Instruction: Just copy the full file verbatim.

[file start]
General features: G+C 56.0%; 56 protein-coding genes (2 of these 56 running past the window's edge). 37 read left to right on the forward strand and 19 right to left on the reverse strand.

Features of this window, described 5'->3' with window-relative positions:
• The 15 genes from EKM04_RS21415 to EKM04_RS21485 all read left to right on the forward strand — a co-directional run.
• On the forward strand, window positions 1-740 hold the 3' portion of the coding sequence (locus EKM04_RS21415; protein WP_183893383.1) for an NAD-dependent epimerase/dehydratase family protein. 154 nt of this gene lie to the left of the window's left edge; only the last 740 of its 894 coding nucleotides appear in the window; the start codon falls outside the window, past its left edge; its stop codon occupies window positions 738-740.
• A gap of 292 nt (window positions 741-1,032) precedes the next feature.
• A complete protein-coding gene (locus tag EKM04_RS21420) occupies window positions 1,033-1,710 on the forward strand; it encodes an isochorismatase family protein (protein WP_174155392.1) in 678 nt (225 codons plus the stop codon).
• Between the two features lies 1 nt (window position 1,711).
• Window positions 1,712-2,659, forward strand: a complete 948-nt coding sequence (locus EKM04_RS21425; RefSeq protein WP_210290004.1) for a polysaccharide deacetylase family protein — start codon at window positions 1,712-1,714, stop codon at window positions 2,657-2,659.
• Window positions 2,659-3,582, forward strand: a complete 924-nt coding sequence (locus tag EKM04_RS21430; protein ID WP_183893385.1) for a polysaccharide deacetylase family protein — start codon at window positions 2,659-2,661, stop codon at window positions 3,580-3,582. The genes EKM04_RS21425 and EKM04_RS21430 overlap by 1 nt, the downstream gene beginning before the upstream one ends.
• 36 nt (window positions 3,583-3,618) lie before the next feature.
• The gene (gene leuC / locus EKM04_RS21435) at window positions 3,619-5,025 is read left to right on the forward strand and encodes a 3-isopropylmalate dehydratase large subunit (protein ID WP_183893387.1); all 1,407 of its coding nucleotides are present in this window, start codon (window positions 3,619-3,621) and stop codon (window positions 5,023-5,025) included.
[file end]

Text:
General features: G+C 56.0%; 56 protein-coding genes (2 of these 56 running past the window's edge). 37 read left to right on the forward strand and 19 right to left on the reverse strand.

Features of this window, described 5'->3' with window-relative positions:
• The 15 genes from EKM04_RS21415 to EKM04_RS21485 all read left to right on the forward strand — a co-directional run.
• On the forward strand, window positions 1-740 hold the 3' portion of the coding sequence (locus EKM04_RS21415; protein WP_183893383.1) for an NAD-dependent epimerase/dehydratase family protein. 154 nt of this gene lie to the left of the window's left edge; only the last 740 of its 894 coding nucleotides appear in the window; the start codon falls outside the window, past its left edge; its stop codon occupies window positions 738-740.
• A gap of 292 nt (window positions 741-1,032) precedes the next feature.
• A complete protein-coding gene (locus tag EKM04_RS21420) occupies window positions 1,033-1,710 on the forward strand; it encodes an isochorismatase family protein (protein WP_174155392.1) in 678 nt (225 codons plus the stop codon).
• Between the two features lies 1 nt (window position 1,711).
• Window positions 1,712-2,659, forward strand: a complete 948-nt coding sequence (locus EKM04_RS21425; RefSeq protein WP_210290004.1) for a polysaccharide deacetylase family protein — start codon at window positions 1,712-1,714, stop codon at window positions 2,657-2,659.
• Window positions 2,659-3,582, forward strand: a complete 924-nt coding sequence (locus tag EKM04_RS21430; protein ID WP_183893385.1) for a polysaccharide deacetylase family protein — start codon at window positions 2,659-2,661, stop codon at window positions 3,580-3,582. The genes EKM04_RS21425 and EKM04_RS21430 overlap by 1 nt, the downstream gene beginning before the upstream one ends.
• 36 nt (window positions 3,583-3,618) lie before the next feature.
• The gene (gene leuC / locus EKM04_RS21435) at window positions 3,619-5,025 is read left to right on the forward strand and encodes a 3-isopropylmalate dehydratase large subunit (protein ID WP_183893387.1); all 1,407 of its coding nucleotides are present in this window, start codon (window positions 3,619-3,621) and stop codon (window positions 5,023-5,025) included.